in seeking the fullest satisfaction of his own nature he will harmoniously perform his function as a member of a corporate society. The desire for achievement must not be crushed, but its goal elevated to social service. Human nature must not be made weak and insipid, but trained so that it may find its expression in useful, and not mere money-making, activity. In short, physical and social health must be made the basis of education.




Baines : History of Cotton Manufacture in Great Britain. --Babbage: Economy of Machinery. Benthan : Essay on Fallacies. • Bischoff: Comprehensive History of the Woollen and Worsted Manufactures. Bosanquet (Mrs.): The Standard of Life. Burnley : Wool and Wool Combing. Campbell : Political Survey of Great Britain. Carlyle: Chartism. Past and Present. Cunningham: Growth of English Industry and Commerce. Co-operative Wholesale Society's Annual, 1900. Daly: The Dawn of Radicalism. Draper: Intellectual Development of Europe. Conflict between Science and Relision. Ellison: History of Cotton Trade. --Engels: State of Working Classes in England in 1844. Fabian Essays. Felkin : History of Machine-Wrought Hosiery. _--Gaskell: Manufacturing Population of England. . (1833.) George: Progress and Poverty. Science of Political Economy. Uibbins: Industrial History of England. +Hobson : Evolution of Modern Capitalism. Hobhouse; The Labour Movement.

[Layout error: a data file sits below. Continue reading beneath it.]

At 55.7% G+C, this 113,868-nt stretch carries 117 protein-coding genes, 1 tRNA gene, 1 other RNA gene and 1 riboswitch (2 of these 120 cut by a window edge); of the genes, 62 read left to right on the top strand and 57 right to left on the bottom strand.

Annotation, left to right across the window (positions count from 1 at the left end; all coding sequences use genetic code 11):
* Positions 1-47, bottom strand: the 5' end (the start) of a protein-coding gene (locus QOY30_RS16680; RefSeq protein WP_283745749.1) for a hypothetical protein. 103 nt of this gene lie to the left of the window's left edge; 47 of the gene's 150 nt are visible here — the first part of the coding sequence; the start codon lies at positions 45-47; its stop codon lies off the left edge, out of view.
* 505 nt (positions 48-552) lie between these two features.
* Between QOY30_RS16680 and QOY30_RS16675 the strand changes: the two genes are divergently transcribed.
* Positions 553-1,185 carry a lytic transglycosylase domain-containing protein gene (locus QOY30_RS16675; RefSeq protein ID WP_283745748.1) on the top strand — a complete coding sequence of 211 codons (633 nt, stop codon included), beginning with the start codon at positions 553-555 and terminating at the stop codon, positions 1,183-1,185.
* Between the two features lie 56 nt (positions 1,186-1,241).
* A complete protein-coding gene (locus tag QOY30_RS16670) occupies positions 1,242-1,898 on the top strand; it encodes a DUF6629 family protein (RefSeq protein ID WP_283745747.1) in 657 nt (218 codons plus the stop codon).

Hyndman: Commercial Crises of the Nineteenth Century. †: Man before Metals.

-Jones Lioyd : Life, Times, and Labours of Robert Owen. opotkin : Fields, Factories and Workshops. Langlois and Seignobos: Introduction to the Study of History. In this helpful little volume there are “a few pages devoted to the question of evidence which will be an aid to every one desirous of getting at the

truth respecting any series of facts," as well as valuable suggestions for the selection and classification of relevant materials.

Lloyd: Wealth against Commonwealth. Labour Co-partnership.

Marsden : Cotton Spinning,

Marshall : Economics.

Nasmyth: The Student's Cotton Spinning.

Nordau: Conventional Lies. Degeneration.

Rogers: Six Centuries of Work and Wages. Economic Interpretation of History.

*Radiciiffe : Origin of the New System of Manufactures.

Rose : Modern Democracy.

Ruskin: Unto this Last.

Scrivener: History of the Iron Trade. ----Smiles: Lives of the Engineers.

Smith : Wealth of Nations.

Social England, Vols. v. and vi.

Spencer: The Study of Sociology. Principles of Sociology, vol. iii. *Taylor: The Modern Factory System. Tesla: Century Magazine for June, 1900. The Problem of Increasing Human Energy. Thurston: The Steam Engine. ---Toynbee : The Industrial Revolution. **Ure: History of Cotton Manufacture. Philosophy of Manufacture. Walmsley: Electricity in the Service of Man. Webb {o} : The Co-operative Movement. Webb (Sydney and Beatrics) : Trade Unionism. Industrial Democracy. "Worthington: Dwellings of the People. Young : Tours and Miscellaneous Writings.